The server 120 further includes a display controller 608, such as a NVIDIA GeForce GTX or Quadro graphics adaptor from NVIDIA Corporation of America for interfacing with display 610, such as a Hewlett Packard HPL2445w LCD monitor. A general purpose I/O interface 612 interfaces with a keyboard and/or mouse 614 as well as a touch screen panel 616 on or separate from display 610. General purpose I/O interface also connects to a variety of peripherals 618 including printers and scanners, such as an OfficeJet or DeskJet from Hewlett Packard.

A sound controller 620 is also provided in the server 120, such as Sound Blaster X-Fi Titanium from Creative, to interface with speakers/microphone 622 thereby providing sounds and/or music.

The general purpose storage controller 624 connects the storage medium disk 604 with communication bus 626, which may be an ISA, EISA, VESA, PCI, or similar, for interconnecting all of the components of the server 120. A description of the general features and functionality of the display 610, keyboard and/or mouse 614, as well as the display controller 608, storage controller 624, network controller 606, sound controller 620, and general purpose I/O interface 612 is omitted herein for brevity as these features are known.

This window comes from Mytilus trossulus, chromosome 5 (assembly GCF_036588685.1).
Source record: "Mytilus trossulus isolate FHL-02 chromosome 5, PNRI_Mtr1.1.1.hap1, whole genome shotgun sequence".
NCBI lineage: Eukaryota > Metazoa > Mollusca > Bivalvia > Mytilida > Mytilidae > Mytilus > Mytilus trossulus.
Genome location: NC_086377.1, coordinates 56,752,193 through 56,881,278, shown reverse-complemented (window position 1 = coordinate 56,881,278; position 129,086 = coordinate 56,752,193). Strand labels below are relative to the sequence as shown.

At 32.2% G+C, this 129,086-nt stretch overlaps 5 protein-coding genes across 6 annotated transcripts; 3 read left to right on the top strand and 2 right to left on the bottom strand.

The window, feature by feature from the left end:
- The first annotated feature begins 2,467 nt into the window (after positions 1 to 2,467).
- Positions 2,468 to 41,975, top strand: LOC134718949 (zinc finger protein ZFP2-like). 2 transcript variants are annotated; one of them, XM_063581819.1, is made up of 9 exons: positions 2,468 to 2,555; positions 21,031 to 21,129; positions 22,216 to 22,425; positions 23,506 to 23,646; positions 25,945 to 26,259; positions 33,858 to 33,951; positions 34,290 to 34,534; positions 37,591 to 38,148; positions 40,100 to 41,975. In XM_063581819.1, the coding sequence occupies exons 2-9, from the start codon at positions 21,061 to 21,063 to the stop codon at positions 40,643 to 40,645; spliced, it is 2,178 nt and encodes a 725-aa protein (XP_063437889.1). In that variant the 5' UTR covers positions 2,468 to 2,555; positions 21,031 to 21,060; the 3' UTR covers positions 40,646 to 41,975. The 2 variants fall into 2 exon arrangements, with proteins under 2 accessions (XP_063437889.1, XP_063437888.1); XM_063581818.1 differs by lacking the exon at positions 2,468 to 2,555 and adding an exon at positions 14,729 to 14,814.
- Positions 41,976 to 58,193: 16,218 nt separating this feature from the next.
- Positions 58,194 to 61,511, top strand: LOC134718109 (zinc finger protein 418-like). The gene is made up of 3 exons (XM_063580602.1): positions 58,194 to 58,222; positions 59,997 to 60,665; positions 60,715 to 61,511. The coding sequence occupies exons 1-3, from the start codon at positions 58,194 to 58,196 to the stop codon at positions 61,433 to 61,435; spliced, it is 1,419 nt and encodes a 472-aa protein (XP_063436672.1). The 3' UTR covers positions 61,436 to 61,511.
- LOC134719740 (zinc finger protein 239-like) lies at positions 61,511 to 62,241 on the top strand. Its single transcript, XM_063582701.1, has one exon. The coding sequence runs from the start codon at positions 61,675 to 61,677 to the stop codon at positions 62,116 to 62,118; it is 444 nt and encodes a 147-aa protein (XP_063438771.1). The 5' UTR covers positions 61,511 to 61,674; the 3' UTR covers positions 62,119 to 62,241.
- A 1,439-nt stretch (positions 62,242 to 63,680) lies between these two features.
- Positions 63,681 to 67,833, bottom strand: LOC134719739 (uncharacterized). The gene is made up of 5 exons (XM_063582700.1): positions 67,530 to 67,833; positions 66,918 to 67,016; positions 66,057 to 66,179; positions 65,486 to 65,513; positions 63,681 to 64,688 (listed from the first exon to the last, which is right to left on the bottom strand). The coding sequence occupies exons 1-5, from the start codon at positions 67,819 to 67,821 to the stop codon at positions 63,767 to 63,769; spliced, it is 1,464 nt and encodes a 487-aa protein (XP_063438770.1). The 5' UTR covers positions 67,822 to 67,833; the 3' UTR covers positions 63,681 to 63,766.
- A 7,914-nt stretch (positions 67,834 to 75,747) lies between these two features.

Moreover, the present disclosure is not limited to the specific circuit elements described herein, nor is the present disclosure limited to the specific sizing and classification of these elements. For example, the skilled artisan will appreciate that the circuitry described herein may be adapted based on changes on battery sizing and chemistry, or based on the requirements of the intended back-up load to be powered.

The functions and features described herein may also be executed by various distributed components of a system. For example, one or more processors may execute these system functions, wherein the processors are distributed across multiple components communicating in a network. The distributed components may include one or more client and server machines, which may share processing, in addition to various human interface and communication devices (e.g., display monitors, smart phones, tablets, personal digital assistants (PDAs)). The network may be a private network, such as a LAN or WAN, or may be a public network, such as the Internet. Input to the system may be received via direct user input and received remotely either in real-time or as a batch process. Additionally, some implementations may be performed on modules or hardware not identical to those described. Accordingly, other implementations are within the scope that may be claimed.